Martin knows how to convey all this in a nicely plain-spoken, straightforward way, and blessedly cuts most of the flowery elements of typical faux-Medieval dialogue while still retaining the rhythm and flow of such dialogue; and thus in many ways Ice & Fire feels more like a historical tale than a fantastical one, especially with Martin's decision to add actual magical elements only sparingly at first, and to tie them initially to the semi-mythical way that the very subject is even regarded anymore in Westeros' "modern, enlightened" times. Because that's another element of these stories that carried a deep power for me in particular as a history buff, is the sense of tremendous amounts of time passing, of the way we are essentially looking at a snapshot of this world in a period of its history when it's migrating from one all-encompassing set of beliefs to a profoundly different one. Because much like real Medieval Europe, the Westeros of our time is undergoing a transition from a pagan-based form of religion (full of nameless spirits tied directly to the forces of nature, the worship of a sacred type of tree, even supposed mythical creatures that are rumored to live in the uninhabited far, far north of the continent) to a more modern religion brought over by the invading humans who now dominate the continent, similar to Christianity but with them splitting God not into the three forms of Catholicism (the Father, the Son, the Holy Spirit) but rather seven intimations, and thus with their entire society and most of their rituals now based around the idea of seven being a lucky and even holy number.
And so is Westeros right now going through the excruciatingly slow, thousand-year process of having their society defined by an entirely new belief system, with Martin inserting a whole series of fascinating details and small moments throughout the manuscript of the ways this transition is being handled. So just to cite one of my favorite examples, back when this paganism dominated Westeros a thousand years ago, tradition dictated the building of a "godswood" to be attached to every castle across the continent, essentially a formal garden containing at least one of these sacred "weirwood" trees just mentioned, which served as a mobile outdoor church of sorts; but while these spaces still technically exist in the "modern" times of our story, and are still used in the traditional religious way up in the far north where this paganism is still seriously practiced, most of the old weirwood trees in "mainland" Westeros either died or were cut down centuries ago, with the "godswood" spaces now more like secular city parks, even as they still continue to be the focal point for most of the purely formal ceremonies that take place across the kingdom, exactly like how there are still many pagan traditions woven into our modern marriage ceremonies and holiday parties in the real world.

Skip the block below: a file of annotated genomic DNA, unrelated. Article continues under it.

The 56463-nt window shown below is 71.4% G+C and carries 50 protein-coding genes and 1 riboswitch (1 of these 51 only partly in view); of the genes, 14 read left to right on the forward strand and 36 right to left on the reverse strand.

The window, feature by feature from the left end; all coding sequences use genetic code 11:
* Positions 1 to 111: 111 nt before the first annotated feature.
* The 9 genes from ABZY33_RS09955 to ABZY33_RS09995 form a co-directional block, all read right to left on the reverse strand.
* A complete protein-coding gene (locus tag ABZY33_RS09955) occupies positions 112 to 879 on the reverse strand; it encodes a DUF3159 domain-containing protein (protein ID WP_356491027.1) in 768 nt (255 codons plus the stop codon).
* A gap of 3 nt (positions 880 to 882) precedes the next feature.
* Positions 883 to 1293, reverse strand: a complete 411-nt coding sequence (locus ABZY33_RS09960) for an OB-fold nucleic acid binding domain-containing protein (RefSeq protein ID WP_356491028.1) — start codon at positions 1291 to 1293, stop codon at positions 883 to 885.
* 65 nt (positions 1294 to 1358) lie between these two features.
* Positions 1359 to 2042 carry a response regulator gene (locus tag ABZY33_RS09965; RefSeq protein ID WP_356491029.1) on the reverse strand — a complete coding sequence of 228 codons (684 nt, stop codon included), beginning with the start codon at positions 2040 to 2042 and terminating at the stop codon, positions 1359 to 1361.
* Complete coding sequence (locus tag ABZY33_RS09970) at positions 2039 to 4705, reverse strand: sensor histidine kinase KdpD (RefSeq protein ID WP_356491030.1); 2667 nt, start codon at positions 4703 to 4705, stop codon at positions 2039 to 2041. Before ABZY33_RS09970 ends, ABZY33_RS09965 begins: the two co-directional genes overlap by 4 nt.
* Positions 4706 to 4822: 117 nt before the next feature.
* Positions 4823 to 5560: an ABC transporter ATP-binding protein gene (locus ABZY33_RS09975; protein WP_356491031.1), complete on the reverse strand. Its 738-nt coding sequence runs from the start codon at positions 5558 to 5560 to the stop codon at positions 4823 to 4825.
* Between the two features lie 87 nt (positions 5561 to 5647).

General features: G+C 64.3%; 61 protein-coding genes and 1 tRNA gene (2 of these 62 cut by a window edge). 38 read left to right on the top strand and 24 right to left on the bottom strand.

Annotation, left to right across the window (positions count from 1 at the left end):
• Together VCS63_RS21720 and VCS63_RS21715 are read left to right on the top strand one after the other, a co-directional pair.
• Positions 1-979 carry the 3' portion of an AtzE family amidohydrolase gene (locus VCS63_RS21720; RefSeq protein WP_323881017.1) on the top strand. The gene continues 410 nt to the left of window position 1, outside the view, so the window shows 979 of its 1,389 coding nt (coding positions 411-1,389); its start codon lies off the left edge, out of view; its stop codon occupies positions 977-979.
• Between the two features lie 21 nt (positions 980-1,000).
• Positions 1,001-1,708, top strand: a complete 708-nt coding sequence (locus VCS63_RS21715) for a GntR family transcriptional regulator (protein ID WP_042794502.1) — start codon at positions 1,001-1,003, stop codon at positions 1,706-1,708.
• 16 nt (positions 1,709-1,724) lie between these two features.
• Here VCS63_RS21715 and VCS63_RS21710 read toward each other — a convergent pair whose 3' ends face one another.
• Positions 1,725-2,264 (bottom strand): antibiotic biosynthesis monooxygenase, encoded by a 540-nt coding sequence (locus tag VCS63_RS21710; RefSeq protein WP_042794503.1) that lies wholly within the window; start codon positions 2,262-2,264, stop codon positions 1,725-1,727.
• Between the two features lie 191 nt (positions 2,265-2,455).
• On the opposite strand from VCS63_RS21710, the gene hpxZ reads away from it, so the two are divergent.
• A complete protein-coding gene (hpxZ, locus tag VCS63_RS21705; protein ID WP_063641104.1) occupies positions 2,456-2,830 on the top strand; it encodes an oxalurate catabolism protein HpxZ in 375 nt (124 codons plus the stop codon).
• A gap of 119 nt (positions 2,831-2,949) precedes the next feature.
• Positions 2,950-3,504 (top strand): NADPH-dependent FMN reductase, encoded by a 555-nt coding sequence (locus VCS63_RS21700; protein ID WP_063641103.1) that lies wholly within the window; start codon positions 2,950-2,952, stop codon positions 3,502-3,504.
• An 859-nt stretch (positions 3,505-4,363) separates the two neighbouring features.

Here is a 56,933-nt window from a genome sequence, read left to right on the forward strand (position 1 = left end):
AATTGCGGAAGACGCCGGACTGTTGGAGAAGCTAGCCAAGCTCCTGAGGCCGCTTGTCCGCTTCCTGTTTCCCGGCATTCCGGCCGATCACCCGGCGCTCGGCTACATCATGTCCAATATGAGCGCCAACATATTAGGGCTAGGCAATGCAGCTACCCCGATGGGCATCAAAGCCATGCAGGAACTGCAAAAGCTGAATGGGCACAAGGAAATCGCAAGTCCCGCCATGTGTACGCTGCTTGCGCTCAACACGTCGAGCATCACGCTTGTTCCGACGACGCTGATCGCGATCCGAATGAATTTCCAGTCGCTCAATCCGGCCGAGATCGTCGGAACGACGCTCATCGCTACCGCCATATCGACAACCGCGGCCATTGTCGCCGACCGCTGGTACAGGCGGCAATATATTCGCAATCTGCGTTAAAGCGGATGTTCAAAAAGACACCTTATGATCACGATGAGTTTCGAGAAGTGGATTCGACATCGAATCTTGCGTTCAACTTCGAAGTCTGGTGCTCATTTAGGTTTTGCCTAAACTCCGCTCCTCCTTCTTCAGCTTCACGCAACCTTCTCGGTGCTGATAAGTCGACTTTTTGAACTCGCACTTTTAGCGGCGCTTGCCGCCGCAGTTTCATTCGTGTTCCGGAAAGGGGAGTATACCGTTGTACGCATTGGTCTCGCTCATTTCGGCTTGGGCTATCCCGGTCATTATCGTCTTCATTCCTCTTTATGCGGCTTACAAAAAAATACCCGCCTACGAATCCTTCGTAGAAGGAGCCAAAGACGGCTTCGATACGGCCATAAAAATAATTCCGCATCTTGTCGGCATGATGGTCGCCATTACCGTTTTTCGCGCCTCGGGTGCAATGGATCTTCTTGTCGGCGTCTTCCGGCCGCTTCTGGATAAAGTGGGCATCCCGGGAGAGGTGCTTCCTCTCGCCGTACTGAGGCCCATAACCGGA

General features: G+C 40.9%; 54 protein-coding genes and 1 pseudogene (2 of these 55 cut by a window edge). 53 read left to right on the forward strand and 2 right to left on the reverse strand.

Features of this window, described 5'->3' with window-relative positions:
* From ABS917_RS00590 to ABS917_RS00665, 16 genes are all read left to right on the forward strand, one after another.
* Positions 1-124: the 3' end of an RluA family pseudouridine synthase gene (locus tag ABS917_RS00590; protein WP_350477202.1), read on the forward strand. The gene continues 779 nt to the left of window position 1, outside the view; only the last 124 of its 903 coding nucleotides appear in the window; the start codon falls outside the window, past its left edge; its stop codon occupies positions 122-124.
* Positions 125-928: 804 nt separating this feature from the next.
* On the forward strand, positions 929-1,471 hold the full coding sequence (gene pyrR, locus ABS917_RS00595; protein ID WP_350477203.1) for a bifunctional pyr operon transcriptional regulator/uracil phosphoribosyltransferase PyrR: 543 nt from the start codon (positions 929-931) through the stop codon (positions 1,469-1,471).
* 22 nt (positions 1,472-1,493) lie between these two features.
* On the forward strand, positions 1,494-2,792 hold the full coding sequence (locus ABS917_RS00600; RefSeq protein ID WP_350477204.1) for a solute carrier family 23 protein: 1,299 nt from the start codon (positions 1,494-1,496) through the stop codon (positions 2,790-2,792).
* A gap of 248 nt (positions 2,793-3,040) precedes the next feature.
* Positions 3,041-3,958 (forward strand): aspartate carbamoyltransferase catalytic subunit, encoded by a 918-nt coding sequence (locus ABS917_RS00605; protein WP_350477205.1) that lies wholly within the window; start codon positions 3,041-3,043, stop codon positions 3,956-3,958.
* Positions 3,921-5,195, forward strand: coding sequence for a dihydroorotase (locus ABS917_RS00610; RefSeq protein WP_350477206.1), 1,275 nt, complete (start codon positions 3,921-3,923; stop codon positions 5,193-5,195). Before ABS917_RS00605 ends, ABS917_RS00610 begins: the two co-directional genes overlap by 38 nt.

To be frank, it's for elements like these that I've become such an obsessive fan of the Westeros books, and not the soap-opera-like actual plot, which to be honest is the element I find the least interesting of all, because of its inherently generic cookie-cutter nature. (This royal family hates that royal family; this prince has made a secret pact with that prince; this guy is claiming the suddenly empty throne but now that guy and that other guy are too, and now we've all got our swords out and we're screaming mottos at each other on blood-soaked battlefields, blah blah blah blah blah.) And the reason I like these world-building elements so much is that when they're done well, like they are here, they let us reflect on real history in a way that almost no other genre of fiction can, inspire us to look at timeworn cliches from our real society in an entirely new, almost deconstructionist light, and to understand the thousands of years of decline and progress and decline and progress that made them cliches in the first place. And as everyone who's been following these books knows, this is one of the other things that's been getting them so much attention, is just the mind-blowing meticulousness that Martin brings to his world-building in Ice & Fire, with each of the dozens of places he invents just so brimming with history and detail and an airtight internal logic that you could literally write a short standalone novel about each and every one of them simply on their own. (And indeed, with the full saga eventually clocking in at seven thousand pages, you could argue that there literally are several dozen small standalone novels embedded within it, the whole thing working as well as it does precisely because each of these places are so complex and fascinating on their own, so much so that they could literally be pulled out and serve as the main setting of their own self-contained fictional series.)